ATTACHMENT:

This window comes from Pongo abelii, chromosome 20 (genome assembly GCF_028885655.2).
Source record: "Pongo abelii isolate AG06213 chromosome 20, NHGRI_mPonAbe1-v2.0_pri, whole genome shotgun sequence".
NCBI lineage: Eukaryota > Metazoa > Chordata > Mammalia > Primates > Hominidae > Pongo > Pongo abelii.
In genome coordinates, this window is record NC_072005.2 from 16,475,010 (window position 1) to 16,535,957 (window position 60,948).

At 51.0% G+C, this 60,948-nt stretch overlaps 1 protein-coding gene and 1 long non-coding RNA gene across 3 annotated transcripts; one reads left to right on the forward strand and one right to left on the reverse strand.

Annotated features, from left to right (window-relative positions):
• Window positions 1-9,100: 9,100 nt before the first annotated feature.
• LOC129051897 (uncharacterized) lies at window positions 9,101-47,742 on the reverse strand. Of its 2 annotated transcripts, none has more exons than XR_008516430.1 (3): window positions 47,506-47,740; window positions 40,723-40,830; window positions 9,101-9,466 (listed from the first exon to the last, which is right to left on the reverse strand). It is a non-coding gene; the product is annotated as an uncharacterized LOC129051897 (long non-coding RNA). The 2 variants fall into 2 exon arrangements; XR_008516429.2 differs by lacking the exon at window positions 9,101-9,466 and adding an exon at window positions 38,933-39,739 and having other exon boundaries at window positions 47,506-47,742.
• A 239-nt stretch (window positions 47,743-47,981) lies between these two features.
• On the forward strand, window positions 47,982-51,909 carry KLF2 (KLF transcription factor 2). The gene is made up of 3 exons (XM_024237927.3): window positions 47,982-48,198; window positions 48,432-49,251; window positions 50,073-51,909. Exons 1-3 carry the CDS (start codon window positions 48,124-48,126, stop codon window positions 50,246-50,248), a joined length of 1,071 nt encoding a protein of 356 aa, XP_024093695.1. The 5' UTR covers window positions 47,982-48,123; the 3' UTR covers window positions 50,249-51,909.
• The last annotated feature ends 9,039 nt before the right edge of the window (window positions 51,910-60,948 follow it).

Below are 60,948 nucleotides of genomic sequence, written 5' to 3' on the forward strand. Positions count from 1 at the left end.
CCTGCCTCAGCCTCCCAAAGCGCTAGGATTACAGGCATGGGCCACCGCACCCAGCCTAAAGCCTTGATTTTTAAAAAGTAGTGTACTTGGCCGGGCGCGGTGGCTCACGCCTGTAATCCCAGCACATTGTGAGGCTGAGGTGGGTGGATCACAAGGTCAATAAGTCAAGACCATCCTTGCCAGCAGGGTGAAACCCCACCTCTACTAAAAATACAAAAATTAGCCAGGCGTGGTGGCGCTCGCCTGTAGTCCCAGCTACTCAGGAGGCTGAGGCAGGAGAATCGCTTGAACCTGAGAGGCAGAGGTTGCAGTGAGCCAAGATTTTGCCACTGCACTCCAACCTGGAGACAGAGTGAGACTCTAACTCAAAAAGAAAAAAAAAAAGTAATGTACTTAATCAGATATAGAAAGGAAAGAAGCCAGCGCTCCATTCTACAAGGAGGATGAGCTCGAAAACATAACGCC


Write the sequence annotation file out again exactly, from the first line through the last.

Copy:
This window comes from Pongo abelii, chromosome 20 (genome assembly GCF_028885655.2).
Source record: "Pongo abelii isolate AG06213 chromosome 20, NHGRI_mPonAbe1-v2.0_pri, whole genome shotgun sequence".
NCBI lineage: Eukaryota > Metazoa > Chordata > Mammalia > Primates > Hominidae > Pongo > Pongo abelii.
In genome coordinates, this window is record NC_072005.2 from 16,475,010 (window position 1) to 16,535,957 (window position 60,948).

At 51.0% G+C, this 60,948-nt stretch overlaps 1 protein-coding gene and 1 long non-coding RNA gene across 3 annotated transcripts; one reads left to right on the forward strand and one right to left on the reverse strand.

Annotated features, from left to right (window-relative positions):
• Window positions 1-9,100: 9,100 nt before the first annotated feature.
• LOC129051897 (uncharacterized) lies at window positions 9,101-47,742 on the reverse strand. Of its 2 annotated transcripts, none has more exons than XR_008516430.1 (3): window positions 47,506-47,740; window positions 40,723-40,830; window positions 9,101-9,466 (listed from the first exon to the last, which is right to left on the reverse strand). It is a non-coding gene; the product is annotated as an uncharacterized LOC129051897 (long non-coding RNA). The 2 variants fall into 2 exon arrangements; XR_008516429.2 differs by lacking the exon at window positions 9,101-9,466 and adding an exon at window positions 38,933-39,739 and having other exon boundaries at window positions 47,506-47,742.
• A 239-nt stretch (window positions 47,743-47,981) lies between these two features.
• On the forward strand, window positions 47,982-51,909 carry KLF2 (KLF transcription factor 2). The gene is made up of 3 exons (XM_024237927.3): window positions 47,982-48,198; window positions 48,432-49,251; window positions 50,073-51,909. Exons 1-3 carry the CDS (start codon window positions 48,124-48,126, stop codon window positions 50,246-50,248), a joined length of 1,071 nt encoding a protein of 356 aa, XP_024093695.1. The 5' UTR covers window positions 47,982-48,123; the 3' UTR covers window positions 50,249-51,909.
• The last annotated feature ends 9,039 nt before the right edge of the window (window positions 51,910-60,948 follow it).

Below are 60,948 nucleotides of genomic sequence, written 5' to 3' on the forward strand. Positions count from 1 at the left end.
CCTGCCTCAGCCTCCCAAAGCGCTAGGATTACAGGCATGGGCCACCGCACCCAGCCTAAAGCCTTGATTTTTAAAAAGTAGTGTACTTGGCCGGGCGCGGTGGCTCACGCCTGTAATCCCAGCACATTGTGAGGCTGAGGTGGGTGGATCACAAGGTCAATAAGTCAAGACCATCCTTGCCAGCAGGGTGAAACCCCACCTCTACTAAAAATACAAAAATTAGCCAGGCGTGGTGGCGCTCGCCTGTAGTCCCAGCTACTCAGGAGGCTGAGGCAGGAGAATCGCTTGAACCTGAGAGGCAGAGGTTGCAGTGAGCCAAGATTTTGCCACTGCACTCCAACCTGGAGACAGAGTGAGACTCTAACTCAAAAAGAAAAAAAAAAAGTAATGTACTTAATCAGATATAGAAAGGAAAGAAGCCAGCGCTCCATTCTACAAGGAGGATGAGCTCGAAAACATAACGCC